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Amazing Grace: A Vocabulary of Faith Paperback – April 1, 1999

4.4 out of 5 stars 111 customer reviews

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Editorial Reviews

Amazon.com Review

"Our ridiculously fallible language becomes a lesson in how God's grace works despite and even through our human frailty. We will never get the words exactly right. There will always be room for imperfection, for struggle, growth and change. And this is as it should be." With observations like this one, Kathleen Norris, author of Dakota and The Cloister Walk, has again provided a salutary corrective for contemporary Christians in Amazing Grace: A Vocabulary of Faith. The book is about how she learned to use religious words, such as "incarnation," "idolatry," and "evangelism." Norris is a feminist, a theological conservative, a sophisticate, and a country bumpkin. And she's one of the few living Christian writers who can be described as truly great. --This text refers to an out of print or unavailable edition of this title.

From Publishers Weekly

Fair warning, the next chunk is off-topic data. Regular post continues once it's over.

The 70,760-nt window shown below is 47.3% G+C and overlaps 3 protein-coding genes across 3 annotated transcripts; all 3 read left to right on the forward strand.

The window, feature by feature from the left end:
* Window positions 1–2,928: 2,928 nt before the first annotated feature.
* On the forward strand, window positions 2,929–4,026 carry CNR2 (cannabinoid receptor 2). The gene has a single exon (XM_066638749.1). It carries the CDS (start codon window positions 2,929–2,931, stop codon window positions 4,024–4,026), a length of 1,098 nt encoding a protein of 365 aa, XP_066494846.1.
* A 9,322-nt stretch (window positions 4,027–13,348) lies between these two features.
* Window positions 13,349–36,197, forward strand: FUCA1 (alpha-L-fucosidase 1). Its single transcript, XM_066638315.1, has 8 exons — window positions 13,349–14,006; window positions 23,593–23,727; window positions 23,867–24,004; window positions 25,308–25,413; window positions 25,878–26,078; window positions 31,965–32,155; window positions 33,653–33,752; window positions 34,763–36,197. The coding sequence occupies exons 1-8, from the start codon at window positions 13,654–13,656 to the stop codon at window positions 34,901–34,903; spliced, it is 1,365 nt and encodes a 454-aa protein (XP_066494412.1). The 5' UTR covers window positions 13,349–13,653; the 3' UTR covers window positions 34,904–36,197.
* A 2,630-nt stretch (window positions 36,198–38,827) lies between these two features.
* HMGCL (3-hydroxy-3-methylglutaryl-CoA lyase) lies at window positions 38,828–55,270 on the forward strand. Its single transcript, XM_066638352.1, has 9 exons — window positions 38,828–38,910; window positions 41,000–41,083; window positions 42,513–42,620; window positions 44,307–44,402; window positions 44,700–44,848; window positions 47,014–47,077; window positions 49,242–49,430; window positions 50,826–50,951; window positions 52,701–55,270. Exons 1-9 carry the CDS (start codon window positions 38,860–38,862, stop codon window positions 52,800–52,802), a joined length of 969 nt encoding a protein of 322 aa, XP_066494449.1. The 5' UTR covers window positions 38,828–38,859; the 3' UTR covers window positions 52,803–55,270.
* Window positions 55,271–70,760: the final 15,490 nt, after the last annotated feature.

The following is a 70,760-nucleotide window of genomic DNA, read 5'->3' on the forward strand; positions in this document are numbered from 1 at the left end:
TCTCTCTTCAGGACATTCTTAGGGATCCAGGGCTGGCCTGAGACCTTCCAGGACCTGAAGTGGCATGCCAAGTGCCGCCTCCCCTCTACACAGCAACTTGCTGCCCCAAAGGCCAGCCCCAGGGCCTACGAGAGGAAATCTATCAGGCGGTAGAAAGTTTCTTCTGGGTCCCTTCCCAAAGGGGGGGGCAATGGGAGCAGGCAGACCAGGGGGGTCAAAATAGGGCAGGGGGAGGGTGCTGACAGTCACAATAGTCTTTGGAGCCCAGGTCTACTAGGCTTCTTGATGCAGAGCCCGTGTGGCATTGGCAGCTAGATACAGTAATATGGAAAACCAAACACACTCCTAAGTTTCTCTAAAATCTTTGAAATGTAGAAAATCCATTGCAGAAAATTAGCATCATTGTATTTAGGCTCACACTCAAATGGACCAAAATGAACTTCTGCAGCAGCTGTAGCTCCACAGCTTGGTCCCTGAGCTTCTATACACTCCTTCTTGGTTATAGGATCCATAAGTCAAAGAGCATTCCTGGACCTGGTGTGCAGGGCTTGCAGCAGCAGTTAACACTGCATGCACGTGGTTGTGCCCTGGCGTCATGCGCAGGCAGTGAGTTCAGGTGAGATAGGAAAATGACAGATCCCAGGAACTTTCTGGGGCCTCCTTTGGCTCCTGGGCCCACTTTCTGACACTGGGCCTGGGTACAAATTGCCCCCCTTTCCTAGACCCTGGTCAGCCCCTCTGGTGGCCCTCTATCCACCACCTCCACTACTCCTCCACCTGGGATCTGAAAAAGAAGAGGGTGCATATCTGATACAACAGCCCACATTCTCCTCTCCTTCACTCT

When poet Norris (The Cloister Walk) found her way back into church in the early 1980s, she was unsettled by what she calls the "vaguely threatening and dauntingly abstract" vocabulary of the church. Many of the words, like "Christ," seemed to her code words churchgoers used out of convenience when they could not find other words to use. Other words?like "salvation," "conversion," and "dogma"?seemed to Norris to be too abstract to reflect meaningfully her own experience. In this "vocabulary of faith," Norris draws upon her considerable poetic skills to refashion the vocabulary of the church into her own religious vocabulary. In each of these meditations, Norris uses anecdotes and humor to invest these words with fresh meanings. On "Salvation," for instance, she tells the story of an acquaintance who had become relatively successful in a new venture with his business partner. But, when Norris's friend realizes that his partner will go as far as committing murder to succeed, he leaves the partnership and returns home. Norris describes this victory as the beginning of salvation, "to make sufficient," because her friend "realized the road he was on was not sufficient; it could lead nowhere but death." In "Conversion: The Scary Stuff," Norris retells the story of Jacob's wrestling with the angel to demonstrate the struggle we all undergo in seeking the face of God. Norris's lyrical prose rings with clarity and grace as she brings life to her experience of the church's vocabulary.